Because I Said So
Diane Keaton has experienced career resurgence as of late, but Because I Said So slams the brakes on the comeback train, throws that sucker into reverse and backs up into a lake of raw sewage. In films like Something’s Gotta Give and, to a lesser extent, The Family Stone, directors managed to mine that goofy Keaton charm without overdoing it. Her comic, “zany” side was just a part of the performances rather than being the dominant factor.
With Because I Said So, it’s as if director Michael Lehmann kept shouting, “Give me that kooky Keaton charm!” repeatedly on the set, and Keaton just kept spewing it out to the point of overkill. The film plays as if somebody managed to isolate the zany part of Keaton’s persona, put it in a box and persuade Satan to vomit on it. It is Hell to watch.
Keaton plays Daphne, the mother of three totally hot daughters (Mandy Moore, Lauren Graham and Piper “Yes, we get to see her in a thong” Perabo). The only one without a hubby is Milly (Moore), and Daphne is determined to put an end to that. She doesn’t want her daughter to end up like her, alone on the eve of her 60th birthday. So, get this, she takes out a personal ad seeking life mates for her daughter, like any good mama would do. Almost instantly, Daphne is a character who is hard to stomach.
Daphne sets up meetings with potential suitors at a bar, and she hones in on Tom Everett Scott, the dork from That Thing You Do. Johnny (Gabriel Macht), the rebel lounge guitarist at the location where she’s conducting interviews (He has a tattoo!), decides to look up Milly after finding her mom’s efforts intriguing. This is the first sign that Johnny is an insane idiot.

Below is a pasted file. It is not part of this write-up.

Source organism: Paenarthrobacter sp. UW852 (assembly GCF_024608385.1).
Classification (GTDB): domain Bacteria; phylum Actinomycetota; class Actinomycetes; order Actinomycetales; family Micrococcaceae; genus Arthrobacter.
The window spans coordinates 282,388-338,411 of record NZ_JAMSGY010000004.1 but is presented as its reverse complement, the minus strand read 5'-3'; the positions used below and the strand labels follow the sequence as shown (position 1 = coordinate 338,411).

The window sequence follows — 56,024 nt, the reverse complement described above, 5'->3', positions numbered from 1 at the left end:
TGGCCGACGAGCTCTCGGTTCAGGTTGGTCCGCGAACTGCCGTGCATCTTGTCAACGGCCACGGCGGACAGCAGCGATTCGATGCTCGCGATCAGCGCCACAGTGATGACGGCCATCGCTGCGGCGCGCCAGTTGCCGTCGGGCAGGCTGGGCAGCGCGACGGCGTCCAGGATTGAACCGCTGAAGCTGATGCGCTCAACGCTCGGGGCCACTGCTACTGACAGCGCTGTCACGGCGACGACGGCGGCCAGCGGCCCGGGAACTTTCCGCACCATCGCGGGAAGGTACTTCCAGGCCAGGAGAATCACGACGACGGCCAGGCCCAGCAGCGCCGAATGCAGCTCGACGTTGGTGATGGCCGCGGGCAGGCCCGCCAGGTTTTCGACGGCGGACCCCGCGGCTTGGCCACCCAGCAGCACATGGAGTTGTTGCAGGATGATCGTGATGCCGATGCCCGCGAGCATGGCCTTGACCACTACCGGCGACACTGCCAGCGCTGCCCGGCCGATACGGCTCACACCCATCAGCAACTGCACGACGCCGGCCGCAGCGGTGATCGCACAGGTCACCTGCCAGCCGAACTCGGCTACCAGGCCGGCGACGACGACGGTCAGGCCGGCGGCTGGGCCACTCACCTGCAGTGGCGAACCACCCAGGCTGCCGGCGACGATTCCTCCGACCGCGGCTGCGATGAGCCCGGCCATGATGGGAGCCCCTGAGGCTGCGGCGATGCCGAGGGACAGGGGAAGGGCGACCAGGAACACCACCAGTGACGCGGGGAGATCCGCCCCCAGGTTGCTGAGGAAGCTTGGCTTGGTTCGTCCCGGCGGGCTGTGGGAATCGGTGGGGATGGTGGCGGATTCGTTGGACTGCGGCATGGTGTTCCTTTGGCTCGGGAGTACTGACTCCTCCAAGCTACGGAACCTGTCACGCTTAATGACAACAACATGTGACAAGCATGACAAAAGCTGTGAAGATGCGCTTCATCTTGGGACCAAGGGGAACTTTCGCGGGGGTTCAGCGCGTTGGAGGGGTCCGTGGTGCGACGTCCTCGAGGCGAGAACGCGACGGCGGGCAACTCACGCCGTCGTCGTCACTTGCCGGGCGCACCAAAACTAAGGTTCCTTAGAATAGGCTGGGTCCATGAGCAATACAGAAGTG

From here on, Milly, not knowing her mom was responsible for setting her up, starts dating the two guys. She also sleeps with both of them without informing each dude of the other dude’s existence. This would be the part of the film that relegates the picture to the “For Women Only!” file because guys are liable to get pissed off at the Milly character. Come to think of it, the Milly character is just as annoying as the Daphne character, and women will probably hate her, too.
That’s not it for annoying characters. This film contains one of cinema’s all-time annoying brats in Ty Panitz. Panitz plays Lionel, Johnny-the-tattoo-rebel’s son, and the kid is a hyper little shit. As soon as daddy brings Milly home for a visit, the kid asks to see her vagina. I’m not kidding. And, watch out because if somebody’s holding a breakable or a cake (as Daphne does in one scene), Lionel will make sure said item will end up on the floor or all over your dress. Hilarious!
As for Keaton, this isn’t a case of an accomplished actress rising above inferior material. This is an example of an accomplished actress lowering her standards and jumping into the fray, willingly wallowing in crap with a big smile on her face. The film contains a scene where she, suffering from laryngitis, writes out a note asking daughter Milly what an orgasm feels like, and we must endure Milly’s depiction of sexual climax. Of course, Daphne will have her first orgasm later in the film, a moment where Milly will mistakenly open the bedroom door and sport the old “I just saw my mom having sex!” face.
This is one of those films that can damage your soul. If you must see it, make sure to have a stack of good Diane Keaton DVDs ready to roll when you get home. This will act as your antidote. As for me, I’m going to watch the three-hour Reds and attempt to put this nightmare out of my mind.